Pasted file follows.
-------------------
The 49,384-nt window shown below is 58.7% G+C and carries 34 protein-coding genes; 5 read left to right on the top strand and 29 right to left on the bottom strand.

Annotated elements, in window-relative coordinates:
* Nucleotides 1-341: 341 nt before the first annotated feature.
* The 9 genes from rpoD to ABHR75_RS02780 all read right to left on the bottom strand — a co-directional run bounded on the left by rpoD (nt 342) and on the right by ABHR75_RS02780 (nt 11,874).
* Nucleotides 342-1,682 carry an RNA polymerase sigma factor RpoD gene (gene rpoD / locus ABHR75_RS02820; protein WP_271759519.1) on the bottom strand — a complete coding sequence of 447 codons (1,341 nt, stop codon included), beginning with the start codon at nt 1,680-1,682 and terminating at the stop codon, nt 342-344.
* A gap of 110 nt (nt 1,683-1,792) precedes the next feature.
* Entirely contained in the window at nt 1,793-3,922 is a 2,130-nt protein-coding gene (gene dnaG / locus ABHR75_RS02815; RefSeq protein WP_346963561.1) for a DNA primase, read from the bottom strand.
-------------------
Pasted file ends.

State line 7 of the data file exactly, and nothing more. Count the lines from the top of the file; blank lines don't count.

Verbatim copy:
* Entirely contained in the window at nt 1,793-3,922 is a 2,130-nt protein-coding gene (gene dnaG / locus ABHR75_RS02815; RefSeq protein WP_346963561.1) for a DNA primase, read from the bottom strand.